Dimensional Formula of Modulus of Rigidity

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Shear Modulus

The modulus of rigidity or Shear modulus which is denoted by G, or sometimes S or μ, in materials science, it is defined as the ratio of shear stress to the shear strain.

Pascal (Pa) is the SI unit of shear modulus, and usually it is expressed in gigapascals (GPa) or in thousand pounds per square inch (ksi). Shear modulus dimensional form is M1L−1T−2, replacing force by mass times acceleration.


For measuring the stiffness of materials the shear modulus is one of several quantities. In the generalized Hooke's law All of them arise:

  • The material's strain response to uniaxial stress in the direction of this stress (like putting a weight on top of a column or pulling on the ends of a wire, with the wire getting longer and the column losing height), described by the Young's modulus E. 

  • The response in the directions orthogonal to this uniaxial stress (the wire getting thinner and the column thicker), is described by the Poisson's ratio ν.  

  • Hydrostatic pressure (uniform) of the material's response (like the pressure at the bottom of the ocean or a deep swimming pool) is described by the bulk modulus K,

  • The material's response to shear stress (like cutting it with dull scissors) of the shear modulus is described by G. For isotropic materials they are connected via the equations 2G(1+υ) = E = 3K(1−2υ), and these moduli are not independent.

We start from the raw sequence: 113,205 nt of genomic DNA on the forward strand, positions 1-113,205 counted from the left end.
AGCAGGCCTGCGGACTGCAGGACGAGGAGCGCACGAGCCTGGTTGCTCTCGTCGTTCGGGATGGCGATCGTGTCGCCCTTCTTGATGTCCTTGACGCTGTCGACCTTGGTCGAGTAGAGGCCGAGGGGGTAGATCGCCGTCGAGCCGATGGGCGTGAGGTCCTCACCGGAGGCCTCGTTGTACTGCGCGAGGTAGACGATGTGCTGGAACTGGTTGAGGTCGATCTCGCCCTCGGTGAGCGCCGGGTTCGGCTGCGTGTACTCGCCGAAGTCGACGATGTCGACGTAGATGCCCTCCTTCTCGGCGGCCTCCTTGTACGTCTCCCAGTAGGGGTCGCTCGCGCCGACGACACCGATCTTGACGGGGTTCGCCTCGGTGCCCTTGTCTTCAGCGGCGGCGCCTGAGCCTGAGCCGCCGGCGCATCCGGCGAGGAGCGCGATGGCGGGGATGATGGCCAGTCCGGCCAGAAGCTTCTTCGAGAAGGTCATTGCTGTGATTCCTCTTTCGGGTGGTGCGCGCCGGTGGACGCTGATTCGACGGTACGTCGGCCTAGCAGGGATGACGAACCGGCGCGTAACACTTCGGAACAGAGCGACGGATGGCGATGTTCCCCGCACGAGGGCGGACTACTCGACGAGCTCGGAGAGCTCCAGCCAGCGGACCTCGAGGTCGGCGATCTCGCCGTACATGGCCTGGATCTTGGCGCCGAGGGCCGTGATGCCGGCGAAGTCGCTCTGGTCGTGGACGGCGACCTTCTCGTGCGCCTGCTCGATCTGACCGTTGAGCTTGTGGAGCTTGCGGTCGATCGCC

The deformation of a solid is concerned with the shear modulus when it experiences a force parallel to one of its surfaces while its opposite face experiences an opposing force (such as friction). In the case of a rectangular prism, it will deform into a parallelepiped. Wood, paper and also essentially all single crystals like Anisotropic materials exhibit differing material response to stress or strain when tested in different directions. One may need to In this case, use the full tensor-expression of the elastic constants, rather than a single scalar value.

A fluids one possible definition of would be a material with zero shear modulus.

Dimensional Formula and Derivation

modulus of rigidity dimensional formula of is given by,

[M1 L-1 T-2]


  • M = Mass

  • L = Length

  • T = Time


Rigidity Modulus (μ) = shear stress × [shear strain]-1 . . . . (1)

Since, strain = ΔL/L = Dimensionless Quantity . . . . (2)

And, Stress = Force × [Area]-1 . . . . . (3)

The dimensional formula of,

Area = [M0 L2 T0] . . . . (4)

Force = [M1 L1 T-2] . . . . . (5)

While substituting the equation (4) and the equation (5) in the equation (3) we get,

Stress = [M1 L1 T-2] × [M0 L2 T0]-1

∴ The dimensions of stress = [M1 L-1 T-2] . . . . (6)

While substituting the equation (2) and the equation (6) in the equation (1) we get,

Rigidity Modulus (μ) = shear stress × [shear strain]-1

Or, μ = [M1 L-1 T-2] × [M0 L0 T0]-1 = [M1 L-1 T-2].

The Universal Gravitational Constant is dimensionally represented as [M1 L-1 T-2].

Shear Modulus of Metals